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posted: 7/5/2013 12:27 AM

Install GFCI outlets for safer bathrooms and kitchens

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Most homes are protected by GFCI (ground fault circuit interrupter) outlets in kitchens, bathrooms and other areas where water and electricity are in close quarters. These outlets are designed to shut off power to the circuit should water short it out.

If you don't have these outlets in these areas already, you really ought to add them. Here are the basic steps involved in doing so. Be safe and, if you don't think you can do it on our own, hire an electrician to do it for you.

The first thing you need to do is turn the breaker off to the circuit you are going to be working on. Use a tester to make sure you got the right one.

Once you are sure the power is off, you can remove the receptacle cover plate.

Undo the connections to the existing receptacle and remove it. The new receptacle probably will be a little larger, so make sure it will fit in the existing box. If not, you will want to replace the box, too.

The way the new receptacle is wired depends on whether it is at the end of the run or in the middle, and also whether you want to protect just that outlet or the rest of the circuit. Your new GFCI receptacle will have the diagrams for both, and you should follow them closely.

Once the wiring has been completed, turn the circuit back on and push the reset button to see if it works. Now press the "test" button to make sure it cuts off when pushed. If all goes well, you're finished -- and safer, too. You should test these receptacles periodically to make sure they are functioning properly. It could save your life!

Preparing for furniture painting

Before you start painting a piece of furniture, you'll need to get ready. Lay down a dropcloth to set the piece on when painting. But before you set it on the dropcloth, drive some thumb tacks or brads into the "feet" to keep them from making direct contact with the dropcloth. This will prevent sticking as your paint dries. Doing this could save you time later when removing the piece from the dropcloth and from doing any touch-ups with paint.

Make window cleaning a snap

Cleaning windows should be done at least once a year. It's easy to do if the windows are at eye level and are not blocked by shrubs. Windows behind shrubs or higher up than you can reach present problems. You can buy telescoping poles to make the job easier, or you can use something you already own. Try using your sponge mop. It can scrub and reach areas you can't. If you have an extension pole for a paint roller, take off the roller and install your sponge mop head.

Super hints

• If you have to work up on your roof in the middle of a hot day, bring a car floor mat with you. You'll be much more comfortable kneeling on this than on a very hot roof!

• You can buy some nice liners for your drawers. The purpose is to protect the contents from rolling around. Small Bubble Wrap works just as well, and it's free. Just save it the next time you get a package in the mail, and use it in your kitchen or workshop or wherever you need drawer liners.

• Baby wipes are the most convenient way to deal with baby messes. But keep some in your workshop because they also tackle big shop messes.

Q. At one point, we had some indoor/outdoor carpeting on our porch and steps. We pulled it off years ago, but some of the adhesive still remains on the concrete and won't come off. Is there anything you can suggest to remove this adhesive?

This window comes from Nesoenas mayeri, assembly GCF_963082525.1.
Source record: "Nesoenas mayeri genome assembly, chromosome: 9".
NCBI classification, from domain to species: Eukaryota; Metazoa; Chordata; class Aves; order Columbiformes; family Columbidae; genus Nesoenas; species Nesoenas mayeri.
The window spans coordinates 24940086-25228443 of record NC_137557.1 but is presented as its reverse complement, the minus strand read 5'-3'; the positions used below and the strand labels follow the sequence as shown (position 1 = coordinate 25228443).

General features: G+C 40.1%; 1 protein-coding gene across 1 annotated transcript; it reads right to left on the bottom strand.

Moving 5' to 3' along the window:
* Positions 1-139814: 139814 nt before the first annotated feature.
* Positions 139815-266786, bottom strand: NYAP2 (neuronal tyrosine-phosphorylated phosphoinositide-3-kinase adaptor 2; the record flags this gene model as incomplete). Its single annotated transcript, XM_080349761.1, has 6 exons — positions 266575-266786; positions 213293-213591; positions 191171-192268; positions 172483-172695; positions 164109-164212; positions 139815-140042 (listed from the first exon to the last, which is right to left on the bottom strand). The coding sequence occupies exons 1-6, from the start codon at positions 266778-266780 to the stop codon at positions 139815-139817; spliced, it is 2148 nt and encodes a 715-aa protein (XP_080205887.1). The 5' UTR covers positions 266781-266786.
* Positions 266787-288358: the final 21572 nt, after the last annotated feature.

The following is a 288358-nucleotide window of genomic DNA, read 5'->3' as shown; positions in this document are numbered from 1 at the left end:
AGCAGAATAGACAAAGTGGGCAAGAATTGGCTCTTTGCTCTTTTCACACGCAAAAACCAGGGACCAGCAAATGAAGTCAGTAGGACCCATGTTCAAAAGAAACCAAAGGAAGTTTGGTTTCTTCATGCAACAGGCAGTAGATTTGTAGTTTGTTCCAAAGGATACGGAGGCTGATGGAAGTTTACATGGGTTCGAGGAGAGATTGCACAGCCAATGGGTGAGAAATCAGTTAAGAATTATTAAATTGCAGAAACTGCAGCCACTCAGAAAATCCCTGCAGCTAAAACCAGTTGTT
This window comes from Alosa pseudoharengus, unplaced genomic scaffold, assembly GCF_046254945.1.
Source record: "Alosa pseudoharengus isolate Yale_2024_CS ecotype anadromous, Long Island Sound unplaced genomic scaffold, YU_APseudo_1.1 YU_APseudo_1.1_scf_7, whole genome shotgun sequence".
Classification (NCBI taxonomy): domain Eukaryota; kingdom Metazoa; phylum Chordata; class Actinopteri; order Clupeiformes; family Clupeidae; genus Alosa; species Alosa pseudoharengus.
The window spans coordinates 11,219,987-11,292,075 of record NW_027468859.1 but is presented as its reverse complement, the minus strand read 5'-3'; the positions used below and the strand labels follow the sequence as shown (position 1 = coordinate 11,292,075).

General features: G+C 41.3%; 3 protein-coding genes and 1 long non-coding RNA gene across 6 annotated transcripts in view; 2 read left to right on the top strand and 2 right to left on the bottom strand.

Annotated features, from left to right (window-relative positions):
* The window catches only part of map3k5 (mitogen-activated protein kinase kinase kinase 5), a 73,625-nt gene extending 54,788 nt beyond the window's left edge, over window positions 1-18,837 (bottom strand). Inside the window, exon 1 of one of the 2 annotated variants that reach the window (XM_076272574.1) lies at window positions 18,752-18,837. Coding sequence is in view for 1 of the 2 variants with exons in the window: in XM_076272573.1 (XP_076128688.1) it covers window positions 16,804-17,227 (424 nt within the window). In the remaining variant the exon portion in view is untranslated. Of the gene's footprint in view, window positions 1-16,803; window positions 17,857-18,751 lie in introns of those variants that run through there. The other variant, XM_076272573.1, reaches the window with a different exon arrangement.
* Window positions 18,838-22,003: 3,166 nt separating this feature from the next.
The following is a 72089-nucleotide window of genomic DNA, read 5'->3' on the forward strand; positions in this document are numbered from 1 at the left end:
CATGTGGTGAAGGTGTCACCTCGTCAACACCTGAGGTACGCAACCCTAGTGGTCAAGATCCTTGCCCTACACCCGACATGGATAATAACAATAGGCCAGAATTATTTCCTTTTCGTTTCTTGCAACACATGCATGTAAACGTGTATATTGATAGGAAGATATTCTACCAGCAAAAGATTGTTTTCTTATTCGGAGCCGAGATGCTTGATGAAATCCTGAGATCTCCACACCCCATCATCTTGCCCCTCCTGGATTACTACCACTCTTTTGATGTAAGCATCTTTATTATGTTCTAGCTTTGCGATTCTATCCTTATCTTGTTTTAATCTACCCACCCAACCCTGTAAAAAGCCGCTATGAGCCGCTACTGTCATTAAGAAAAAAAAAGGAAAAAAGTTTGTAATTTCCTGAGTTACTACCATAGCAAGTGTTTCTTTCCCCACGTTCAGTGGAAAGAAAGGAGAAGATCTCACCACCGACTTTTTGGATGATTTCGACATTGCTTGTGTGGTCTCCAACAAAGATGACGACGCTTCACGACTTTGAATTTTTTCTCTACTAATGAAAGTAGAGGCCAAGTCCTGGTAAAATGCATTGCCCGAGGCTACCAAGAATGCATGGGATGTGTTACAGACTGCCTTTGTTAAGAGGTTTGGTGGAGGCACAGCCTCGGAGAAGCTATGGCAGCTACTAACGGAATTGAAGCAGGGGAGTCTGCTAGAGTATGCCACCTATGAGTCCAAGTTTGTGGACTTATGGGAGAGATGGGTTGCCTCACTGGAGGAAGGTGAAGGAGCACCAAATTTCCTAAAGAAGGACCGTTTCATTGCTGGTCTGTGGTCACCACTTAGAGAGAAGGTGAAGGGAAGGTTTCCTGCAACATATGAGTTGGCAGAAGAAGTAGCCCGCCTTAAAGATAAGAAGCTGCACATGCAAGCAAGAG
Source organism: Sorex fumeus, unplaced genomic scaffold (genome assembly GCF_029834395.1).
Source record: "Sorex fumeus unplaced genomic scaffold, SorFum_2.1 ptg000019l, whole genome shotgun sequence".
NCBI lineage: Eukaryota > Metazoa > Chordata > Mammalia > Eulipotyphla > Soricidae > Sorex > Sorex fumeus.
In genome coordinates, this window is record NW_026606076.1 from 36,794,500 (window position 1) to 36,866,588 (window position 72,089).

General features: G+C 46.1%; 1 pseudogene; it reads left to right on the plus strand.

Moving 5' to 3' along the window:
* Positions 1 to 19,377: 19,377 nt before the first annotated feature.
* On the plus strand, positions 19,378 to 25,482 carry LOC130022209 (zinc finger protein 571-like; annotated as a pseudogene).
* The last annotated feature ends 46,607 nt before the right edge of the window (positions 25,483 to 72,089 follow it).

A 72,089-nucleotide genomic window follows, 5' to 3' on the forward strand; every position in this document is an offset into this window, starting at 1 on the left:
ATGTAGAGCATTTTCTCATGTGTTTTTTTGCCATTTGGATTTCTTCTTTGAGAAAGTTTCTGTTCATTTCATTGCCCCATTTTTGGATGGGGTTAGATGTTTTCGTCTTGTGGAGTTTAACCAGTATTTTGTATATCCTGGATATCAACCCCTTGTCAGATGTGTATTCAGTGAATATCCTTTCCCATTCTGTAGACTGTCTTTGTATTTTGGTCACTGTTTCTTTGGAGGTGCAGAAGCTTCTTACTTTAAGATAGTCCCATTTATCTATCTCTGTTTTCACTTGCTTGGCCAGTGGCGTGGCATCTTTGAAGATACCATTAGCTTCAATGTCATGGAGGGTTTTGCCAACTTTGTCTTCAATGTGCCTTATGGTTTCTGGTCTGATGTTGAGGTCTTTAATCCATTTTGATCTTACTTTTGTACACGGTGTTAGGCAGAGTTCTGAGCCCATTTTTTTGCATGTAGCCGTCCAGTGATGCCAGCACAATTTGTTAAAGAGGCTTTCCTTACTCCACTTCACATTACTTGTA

A. Brush some paint and varnish remover over the old adhesive. It will take several minutes to start working, but it should help dissolve the old adhesive. Then you can use a putty knife to scrap it off. A wire brush also will help get more of it off.

Q. I have black tire marks on my driveway. What can I use to remove these from the concrete surface?

A. TSP, or trisodium phosphate, is a great cleaner for surfaces like concrete and can remove a lot of different stains. It should do a good job with a stain like this. Just use it according to the package directions, and use caution because it is a strong cleaner. You'll like having it for other cleanups, too.

Reader tips

• I made some birdhouses for our lake house out of scrap-metal things, like old coffee pots, cheese graters and old mailboxes. I just cut a hole for the birds to go in and out and made sure they had a roof. Everyone likes them so much I'm making them to sell at a flea market. I'm having a blast -- and making money, too!

• We bought our first rain barrel, but decided to make a couple more. Ours are made from food-grade barrels, with taps placed on the lower front side. We also installed overflow outlets and the adapters that hook them directly up to the downspouts. We have a good vegetable garden and some rose beds, and are in a drought area. The rain barrels hold water for us to use year round.

• We've always used powdered carpet deodorizer. The carpet is clean but retains the animals smells without the deodorizer. We have learned we can mix our own and save money. We pour a can of the store-bought powder into a large bowl, and then add a large box of baking soda. This triples the amount of product and cuts down on the scent, which is a little overpowering anyway. It works just as well, and cuts the cost by more than 50 percent.

• I have a good stock of table linens to choose from. I've been collecting them for years, and love to use them for parties and get-togethers. My husband put six more closet rods into my linen closet. This way, the tablecloths are draped over the rods instead of folded up. That means less ironing and a longer life for these beauties.

• Write to Al and Kelly Carrell in care of the Daily Herald, P.O. Box 280, Arlington Heights, IL 60006 or visit the Carrells' website at

2013, Cowles Syndicate Inc.

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